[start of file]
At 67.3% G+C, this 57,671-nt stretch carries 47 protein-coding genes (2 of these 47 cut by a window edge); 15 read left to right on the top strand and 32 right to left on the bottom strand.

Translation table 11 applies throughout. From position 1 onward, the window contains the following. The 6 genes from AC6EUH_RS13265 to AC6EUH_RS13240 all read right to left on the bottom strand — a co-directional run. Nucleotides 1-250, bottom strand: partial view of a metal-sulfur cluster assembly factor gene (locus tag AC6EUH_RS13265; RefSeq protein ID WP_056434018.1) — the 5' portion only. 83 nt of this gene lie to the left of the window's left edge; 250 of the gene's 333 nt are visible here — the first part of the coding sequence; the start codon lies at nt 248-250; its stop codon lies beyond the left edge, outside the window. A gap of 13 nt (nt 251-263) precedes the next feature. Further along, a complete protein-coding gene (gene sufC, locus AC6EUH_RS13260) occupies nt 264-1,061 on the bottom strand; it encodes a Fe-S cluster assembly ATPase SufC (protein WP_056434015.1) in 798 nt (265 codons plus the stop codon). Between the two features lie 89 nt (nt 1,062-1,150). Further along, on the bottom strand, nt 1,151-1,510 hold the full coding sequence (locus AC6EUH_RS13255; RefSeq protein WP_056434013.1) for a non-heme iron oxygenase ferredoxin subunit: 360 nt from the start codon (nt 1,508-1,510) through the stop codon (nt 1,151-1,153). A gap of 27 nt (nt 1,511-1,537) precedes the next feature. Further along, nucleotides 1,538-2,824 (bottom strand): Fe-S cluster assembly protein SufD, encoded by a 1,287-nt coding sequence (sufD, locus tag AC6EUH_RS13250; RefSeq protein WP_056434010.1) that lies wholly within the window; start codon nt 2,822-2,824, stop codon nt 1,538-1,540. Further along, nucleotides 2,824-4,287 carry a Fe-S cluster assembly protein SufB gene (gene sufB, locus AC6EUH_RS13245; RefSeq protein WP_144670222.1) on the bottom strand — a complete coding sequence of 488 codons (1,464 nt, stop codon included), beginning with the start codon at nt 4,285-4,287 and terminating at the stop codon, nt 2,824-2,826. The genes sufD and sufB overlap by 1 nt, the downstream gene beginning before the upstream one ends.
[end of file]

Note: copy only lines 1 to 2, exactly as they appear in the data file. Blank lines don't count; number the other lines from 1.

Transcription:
At 67.3% G+C, this 57,671-nt stretch carries 47 protein-coding genes (2 of these 47 cut by a window edge); 15 read left to right on the top strand and 32 right to left on the bottom strand.

Translation table 11 applies throughout. From position 1 onward, the window contains the following. The 6 genes from AC6EUH_RS13265 to AC6EUH_RS13240 all read right to left on the bottom strand — a co-directional run. Nucleotides 1-250, bottom strand: partial view of a metal-sulfur cluster assembly factor gene (locus tag AC6EUH_RS13265; RefSeq protein ID WP_056434018.1) — the 5' portion only. 83 nt of this gene lie to the left of the window's left edge; 250 of the gene's 333 nt are visible here — the first part of the coding sequence; the start codon lies at nt 248-250; its stop codon lies beyond the left edge, outside the window. A gap of 13 nt (nt 251-263) precedes the next feature. Further along, a complete protein-coding gene (gene sufC, locus AC6EUH_RS13260) occupies nt 264-1,061 on the bottom strand; it encodes a Fe-S cluster assembly ATPase SufC (protein WP_056434015.1) in 798 nt (265 codons plus the stop codon). Between the two features lie 89 nt (nt 1,062-1,150). Further along, on the bottom strand, nt 1,151-1,510 hold the full coding sequence (locus AC6EUH_RS13255; RefSeq protein WP_056434013.1) for a non-heme iron oxygenase ferredoxin subunit: 360 nt from the start codon (nt 1,508-1,510) through the stop codon (nt 1,151-1,153). A gap of 27 nt (nt 1,511-1,537) precedes the next feature. Further along, nucleotides 1,538-2,824 (bottom strand): Fe-S cluster assembly protein SufD, encoded by a 1,287-nt coding sequence (sufD, locus tag AC6EUH_RS13250; RefSeq protein WP_056434010.1) that lies wholly within the window; start codon nt 2,822-2,824, stop codon nt 1,538-1,540. Further along, nucleotides 2,824-4,287 carry a Fe-S cluster assembly protein SufB gene (gene sufB, locus AC6EUH_RS13245; RefSeq protein WP_144670222.1) on the bottom strand — a complete coding sequence of 488 codons (1,464 nt, stop codon included), beginning with the start codon at nt 4,285-4,287 and terminating at the stop codon, nt 2,824-2,826. The genes sufD and sufB overlap by 1 nt, the downstream gene beginning before the upstream one ends.